Here at Nottingham it is a little different. It is rare, though not altogether unheard of, that a PhD student would be the lecturer for a specific class. However, when there is need and funding, we can become assistants for specific classes. This usually entails leading seminar discussions and marking essays and exams. Last semester, I was a teaching assistant for the course History of Christian Thought to 1600. I led discussions on texts the students read dating from the second century the sixteenth. I also had to do a fair bit of marking (grading) of essays. I probably could have done a whole post of funny things undergraduates write, but would have hated it if someone had done that to me. Next term I’m doing a similar job for a class called Great Religious Texts which reads texts from the Jewish, Christian, Hindu, and Islamic religions.

Sometimes there is an opportunity to lecture as well. I’ve only had that opportunity once, but hope to have more. The one time I did lecture, I prepared too much material and had to skip over some interesting bits to make sure we covered everything.

Seminars

The last thing I want to mention is to make clear what I meant in my previous post on this subject when I said, ‘By the late afternoon, if I don’t have a seminar to attend or a class I’m sitting in on, I pack up my things and head home.’ You see, our department occasionally puts on seminars where either visiting professors from other universities, or our own, give hour long talks on something their researching. These can range from formal paper presentations to more informal presentations on the general ideas being worked on. We don’t have these every week or even every month, though that is supposed to change once the Easter Holiday is over. I don’t always attend these because we usually have home group on Wednesday evenings (the usual afternoons on which we have these seminars) and it can make for a cramped day where supper is hard to come by if I attend the seminar and then walk home and then have to walk to home group (all total would be about 3 miles). Nevertheless, I make the effort to go as often as I can. Past presenters have included: Lewis Ayres, Helen Hunt, John Milbank, and many others.

Well, that’s about everything I can think of that can provide augments during my usual routine. Well, there is one other thing, but perhaps I’ll save that for another post.

Yours,
David

 

A Day in the Life of PhD in Theology

Dear Friends and Family,

It had been on my mind for a while to do a post on what a day usually looks like for me and then just yesterday a gentleman named Nic told me he would be interested in hearing about my daily schedule. Well, here it is:

05:00

My alarm goes off, I role out of bed, wash my face and hair, shave, wax my moustache, and get dressed.

I always lay out my clothes the night before.

I always lay out my clothes the night before.

Beard and Moustache Station

Beard and Moustache Station

Getting Dressed Part 1

Getting Dressed Part 1

05:30

I then head into the Study to do my morning reading. I begin by reading Scripture and Praying (using the Church of England’s Website to help guide my prayers). After I’ve read and prayed, I move from my desk to my armchair and do the rest of my morning reading and journaling. Sometimes, I start with a selection from a spiritual master. Right now, I’m reading through Augustine’s Sermons for Liturgical Seasons. Then I write in my journal, usually a prayer or just some thoughts I have. After journaling, I pull out one of my research books and my research journal and read a chapter or so out of it. Then, if there’s time, I read a little something for fun. Lately that has been a Father Brown Story from G. K. Chesterton and a chapter or two from the Lord of the Rings.

Books and Journals from Last Friday

Books and Journals from Last Friday

07:00

Once I’ve finished my reading, Lauren usually gets up and starts making breakfast while I finish getting dressed. Then we sit down, eat, and usually watch part of a show together.

Getting Dressed Part 2

Getting Dressed Part 2

Breakfast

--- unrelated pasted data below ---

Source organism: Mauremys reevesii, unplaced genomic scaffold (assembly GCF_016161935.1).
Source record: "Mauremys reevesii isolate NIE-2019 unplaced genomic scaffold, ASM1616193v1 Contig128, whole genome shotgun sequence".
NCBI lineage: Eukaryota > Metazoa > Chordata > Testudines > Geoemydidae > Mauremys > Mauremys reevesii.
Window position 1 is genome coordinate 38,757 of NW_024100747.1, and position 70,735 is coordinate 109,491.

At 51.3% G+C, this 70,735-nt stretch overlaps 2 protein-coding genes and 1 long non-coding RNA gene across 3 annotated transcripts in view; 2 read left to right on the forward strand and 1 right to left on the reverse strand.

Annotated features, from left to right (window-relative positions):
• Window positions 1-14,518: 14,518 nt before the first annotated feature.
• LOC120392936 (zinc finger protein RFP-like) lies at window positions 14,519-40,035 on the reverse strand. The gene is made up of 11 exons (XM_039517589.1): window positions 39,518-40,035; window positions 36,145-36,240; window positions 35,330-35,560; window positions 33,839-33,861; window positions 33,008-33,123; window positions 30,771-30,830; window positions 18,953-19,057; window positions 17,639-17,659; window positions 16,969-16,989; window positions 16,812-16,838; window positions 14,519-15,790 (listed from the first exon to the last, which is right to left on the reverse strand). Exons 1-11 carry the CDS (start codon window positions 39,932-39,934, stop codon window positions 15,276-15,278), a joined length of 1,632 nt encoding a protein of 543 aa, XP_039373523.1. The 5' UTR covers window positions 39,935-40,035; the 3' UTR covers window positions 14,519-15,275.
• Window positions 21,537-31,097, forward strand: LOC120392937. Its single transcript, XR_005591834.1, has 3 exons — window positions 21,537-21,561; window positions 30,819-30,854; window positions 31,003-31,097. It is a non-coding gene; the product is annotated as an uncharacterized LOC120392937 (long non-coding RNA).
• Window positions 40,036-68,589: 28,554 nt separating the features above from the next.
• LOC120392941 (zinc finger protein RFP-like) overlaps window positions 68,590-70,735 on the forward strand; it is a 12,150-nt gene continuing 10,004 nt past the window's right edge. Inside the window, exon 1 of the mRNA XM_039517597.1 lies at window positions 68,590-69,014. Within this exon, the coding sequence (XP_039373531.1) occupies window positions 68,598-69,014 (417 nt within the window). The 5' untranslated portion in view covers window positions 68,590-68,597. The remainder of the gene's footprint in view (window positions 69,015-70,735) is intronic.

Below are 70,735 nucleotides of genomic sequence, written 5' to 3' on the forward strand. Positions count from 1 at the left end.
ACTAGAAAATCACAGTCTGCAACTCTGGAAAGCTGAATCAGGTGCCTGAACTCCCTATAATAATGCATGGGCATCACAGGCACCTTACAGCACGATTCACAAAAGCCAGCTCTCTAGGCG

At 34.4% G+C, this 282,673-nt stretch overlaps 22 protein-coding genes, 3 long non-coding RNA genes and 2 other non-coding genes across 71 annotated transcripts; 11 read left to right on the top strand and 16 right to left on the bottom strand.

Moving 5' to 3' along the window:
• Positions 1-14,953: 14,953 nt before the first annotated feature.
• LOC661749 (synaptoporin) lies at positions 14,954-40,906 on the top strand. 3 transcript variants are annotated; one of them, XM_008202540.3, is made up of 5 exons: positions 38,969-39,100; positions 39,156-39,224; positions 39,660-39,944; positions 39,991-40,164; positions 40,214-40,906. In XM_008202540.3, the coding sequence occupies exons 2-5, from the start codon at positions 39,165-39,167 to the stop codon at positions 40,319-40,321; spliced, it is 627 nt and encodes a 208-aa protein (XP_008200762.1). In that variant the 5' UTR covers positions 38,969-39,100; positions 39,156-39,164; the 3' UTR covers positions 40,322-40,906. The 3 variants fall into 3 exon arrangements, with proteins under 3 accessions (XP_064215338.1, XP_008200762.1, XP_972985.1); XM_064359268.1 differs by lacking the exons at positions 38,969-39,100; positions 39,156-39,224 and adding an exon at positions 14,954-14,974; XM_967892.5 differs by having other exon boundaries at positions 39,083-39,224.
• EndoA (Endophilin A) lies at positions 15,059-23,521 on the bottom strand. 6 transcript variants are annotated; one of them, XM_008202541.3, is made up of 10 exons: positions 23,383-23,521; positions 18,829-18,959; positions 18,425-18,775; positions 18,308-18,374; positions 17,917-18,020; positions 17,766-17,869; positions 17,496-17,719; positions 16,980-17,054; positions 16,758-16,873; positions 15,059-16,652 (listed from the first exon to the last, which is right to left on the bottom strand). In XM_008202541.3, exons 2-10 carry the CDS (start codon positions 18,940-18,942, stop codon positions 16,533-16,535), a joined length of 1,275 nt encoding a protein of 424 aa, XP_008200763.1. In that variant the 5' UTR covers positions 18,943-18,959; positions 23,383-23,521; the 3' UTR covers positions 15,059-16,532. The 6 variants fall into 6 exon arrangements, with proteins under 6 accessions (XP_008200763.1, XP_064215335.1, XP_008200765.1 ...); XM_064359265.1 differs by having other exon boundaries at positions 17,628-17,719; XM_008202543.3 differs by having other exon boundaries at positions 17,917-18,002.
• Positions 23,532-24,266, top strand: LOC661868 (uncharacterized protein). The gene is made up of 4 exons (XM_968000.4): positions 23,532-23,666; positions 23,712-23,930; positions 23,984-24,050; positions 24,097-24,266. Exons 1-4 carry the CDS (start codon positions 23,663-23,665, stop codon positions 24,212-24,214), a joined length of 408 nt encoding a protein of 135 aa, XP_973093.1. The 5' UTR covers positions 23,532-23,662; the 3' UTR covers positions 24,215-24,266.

Breakfast

07:30-07:45

After breakfast, I finish packing up my things and head out to the office.

Heading to the Office

Heading to the Office

08:00

Once I get to the office I set up my desk and begin working. Usually, I read and take notes for a few hours until lunchtime. My reading during this time is more of what I was reading in the morning and then, sometimes, chapters out of books I’m not going to read in full or journal articles.

Work Station

Work Station

Reading
Reading

Writing

Writing

12:00

Then I eat lunch and usually watch a video from the department’s Why Study Series: (which usually ends up leading to a post on here).

12:30 or 13:00

After lunch I do a bit more reading. Right now, I’ve been reading some poetry from Pope John Paul II before getting back into my research. I try to read as broadly as I can, I find that it really helps when I write that I’ve read such a diversity of genre. Also, sometimes, after lunch I go for a walk around the lake.

Contemplation and Pipe Smoking Go Well Together

Contemplation and Pipe Smoking Go Well Together

After my walk, I come back, do more reading, and sometimes some heavy writing. I try to write something most days. Sometimes, like today, it’s a blog post, other times it’s a couple hundred words on the chapter I’m writing.

15:00

By the late afternoon, if I don’t have a seminar to attend or a class I’m sitting in on, I pack up my things and head home. Once I get home, I usually change into some workout clothes and do my afternoon exercises. (Sorry, I’ve not got any pictures of me in workout clothes, you’ll just have to imagine it.) After I work out, I grab and shower and then go back into the study to read some more fiction before dinner.

18:00

Once dinner’s ready Lauren and I either sit down at the dinner table and eat and chat or we sit down at the coffee table and eat, chat, and watch a show/movie. Lately, we’ve been watching the Vampire Diaries, an interesting, albeit girl-oriented, show about vampires (we were both suckers for Buffy and Angel back in the day).

20:30-21:00

As we wind down our day, Lauren and I get ready for bed. Since Lauren’s never read the Chronicles of Narnia before, we’re currently reading The Lion, the Witch, and the Wardrobe together. After we’ve read a chapter or two of it, Lauren roles over and goes to sleep. If I have any energy left, I usually grab whatever fiction book I’m reading (The Two Towers at the moment) and read until I’m too tired to carry on.

22:00

By no later to ten, it’s lights out for me and to sleep before another day of reading and writing.

Well, that’s a pretty general day in my life. Perhaps not overly exciting, but it suits me well enough. Hopefully, in the near future, things like gardening and more walks will make their way into my routine. For now, we’re still stuck with snow and ice.

I hope you’re all well.

Yours,
David